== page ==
Is Microcosm an evolving project?
Yes, we’ve very much evolved over the last fifteen years. Just looking at the last five or so, we’ve been able to adapt and do “real” books where we take on an editorial role, do design work, and produce something as a group effort. Even five years ago we were simply doing production work—scanning, digitizing masters, sending to print, and distributing. I think that’s our biggest accomplishment of late. We’re now able to make a book better and work like an artistic brain rather than just a production brain.
How do you think the project might change in the future? Are there any particular new things you’d like to try doing?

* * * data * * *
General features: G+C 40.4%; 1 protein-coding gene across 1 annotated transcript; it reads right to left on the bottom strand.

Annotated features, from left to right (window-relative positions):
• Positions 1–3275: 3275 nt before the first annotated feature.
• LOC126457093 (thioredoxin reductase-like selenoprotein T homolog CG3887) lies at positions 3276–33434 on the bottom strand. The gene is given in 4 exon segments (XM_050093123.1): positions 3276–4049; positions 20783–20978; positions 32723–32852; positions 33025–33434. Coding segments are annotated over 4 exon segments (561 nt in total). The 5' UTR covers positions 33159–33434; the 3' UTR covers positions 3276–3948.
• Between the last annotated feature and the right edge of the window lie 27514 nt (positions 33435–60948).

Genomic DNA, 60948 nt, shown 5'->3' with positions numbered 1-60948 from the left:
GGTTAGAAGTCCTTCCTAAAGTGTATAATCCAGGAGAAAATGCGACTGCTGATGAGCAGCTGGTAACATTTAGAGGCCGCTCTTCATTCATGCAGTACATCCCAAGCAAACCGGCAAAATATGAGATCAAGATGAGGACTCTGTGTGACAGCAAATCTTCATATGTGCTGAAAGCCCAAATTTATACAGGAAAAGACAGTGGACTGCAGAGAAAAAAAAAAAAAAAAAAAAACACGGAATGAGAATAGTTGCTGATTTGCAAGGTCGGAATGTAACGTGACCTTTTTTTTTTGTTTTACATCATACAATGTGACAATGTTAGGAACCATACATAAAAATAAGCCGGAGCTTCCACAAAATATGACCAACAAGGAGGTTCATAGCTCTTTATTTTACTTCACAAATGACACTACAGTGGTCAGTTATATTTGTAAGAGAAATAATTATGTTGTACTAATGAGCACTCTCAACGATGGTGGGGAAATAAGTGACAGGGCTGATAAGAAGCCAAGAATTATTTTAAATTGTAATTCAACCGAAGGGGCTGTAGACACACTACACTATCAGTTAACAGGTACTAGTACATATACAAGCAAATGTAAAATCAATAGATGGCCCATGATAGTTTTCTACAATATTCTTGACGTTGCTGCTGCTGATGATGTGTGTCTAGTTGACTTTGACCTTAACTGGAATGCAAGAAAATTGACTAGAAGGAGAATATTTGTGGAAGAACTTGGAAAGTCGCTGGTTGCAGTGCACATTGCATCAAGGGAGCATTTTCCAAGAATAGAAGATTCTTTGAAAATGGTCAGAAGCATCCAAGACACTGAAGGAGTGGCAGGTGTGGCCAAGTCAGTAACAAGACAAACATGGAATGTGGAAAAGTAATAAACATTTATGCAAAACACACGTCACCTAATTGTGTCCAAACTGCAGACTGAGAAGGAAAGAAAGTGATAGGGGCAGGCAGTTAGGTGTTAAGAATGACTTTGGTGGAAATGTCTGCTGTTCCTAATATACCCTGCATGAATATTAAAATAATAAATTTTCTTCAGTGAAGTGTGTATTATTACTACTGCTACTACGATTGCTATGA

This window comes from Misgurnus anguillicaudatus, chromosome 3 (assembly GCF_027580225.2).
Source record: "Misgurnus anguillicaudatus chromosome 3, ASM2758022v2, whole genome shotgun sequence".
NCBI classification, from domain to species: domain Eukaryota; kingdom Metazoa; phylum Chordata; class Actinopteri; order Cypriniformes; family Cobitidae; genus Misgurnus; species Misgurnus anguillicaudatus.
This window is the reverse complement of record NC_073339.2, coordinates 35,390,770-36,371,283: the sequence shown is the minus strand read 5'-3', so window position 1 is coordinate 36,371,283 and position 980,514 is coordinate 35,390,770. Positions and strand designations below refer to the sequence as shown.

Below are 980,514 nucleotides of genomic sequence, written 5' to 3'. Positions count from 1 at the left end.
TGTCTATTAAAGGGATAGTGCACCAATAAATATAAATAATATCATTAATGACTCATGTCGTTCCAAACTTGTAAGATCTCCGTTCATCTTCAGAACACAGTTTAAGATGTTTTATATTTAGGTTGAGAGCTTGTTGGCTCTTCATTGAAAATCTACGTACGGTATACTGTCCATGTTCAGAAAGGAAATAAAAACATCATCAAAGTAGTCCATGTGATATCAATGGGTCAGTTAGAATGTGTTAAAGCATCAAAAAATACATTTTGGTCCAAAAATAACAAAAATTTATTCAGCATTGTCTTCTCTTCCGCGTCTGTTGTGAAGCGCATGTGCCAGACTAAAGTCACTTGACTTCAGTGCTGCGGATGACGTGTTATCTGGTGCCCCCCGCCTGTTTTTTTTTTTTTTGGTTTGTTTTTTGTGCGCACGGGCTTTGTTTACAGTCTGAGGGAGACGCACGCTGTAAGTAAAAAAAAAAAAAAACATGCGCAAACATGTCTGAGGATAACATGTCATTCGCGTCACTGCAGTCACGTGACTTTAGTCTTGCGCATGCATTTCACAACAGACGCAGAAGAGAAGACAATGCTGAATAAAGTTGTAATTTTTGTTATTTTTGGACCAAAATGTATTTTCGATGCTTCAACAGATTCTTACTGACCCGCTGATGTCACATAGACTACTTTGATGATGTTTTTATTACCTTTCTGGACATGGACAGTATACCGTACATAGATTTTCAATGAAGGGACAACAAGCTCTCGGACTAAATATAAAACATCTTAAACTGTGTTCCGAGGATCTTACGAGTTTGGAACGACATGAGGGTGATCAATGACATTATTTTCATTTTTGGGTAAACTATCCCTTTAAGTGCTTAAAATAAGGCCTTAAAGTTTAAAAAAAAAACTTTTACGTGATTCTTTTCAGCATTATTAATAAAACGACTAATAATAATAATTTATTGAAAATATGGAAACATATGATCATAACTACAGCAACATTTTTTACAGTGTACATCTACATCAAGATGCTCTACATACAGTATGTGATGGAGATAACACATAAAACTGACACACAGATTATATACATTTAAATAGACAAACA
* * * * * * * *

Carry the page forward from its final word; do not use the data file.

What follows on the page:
We’ve lost at lot of money on certain projects over the last four years and as a result are toning and shaping our efforts to focus more exclusively on zines and books about how to do something in the 128-160 page range. We decided this at our annual meeting last May but it takes many months to implement.
For the sake of maintaining our own interest, there are many things we’ve tried or would like to try. We had a big push towards more books with original content instead of reprints, like we used to do. At certain points there have been pushes to do books about current events issues like American Apparel or Suicide Girls and their inherent contradictions. But because we are unable to pay a standard book advance, we have to work with people who can afford to be paid incremental royalties across many years instead of a lump sum in advance.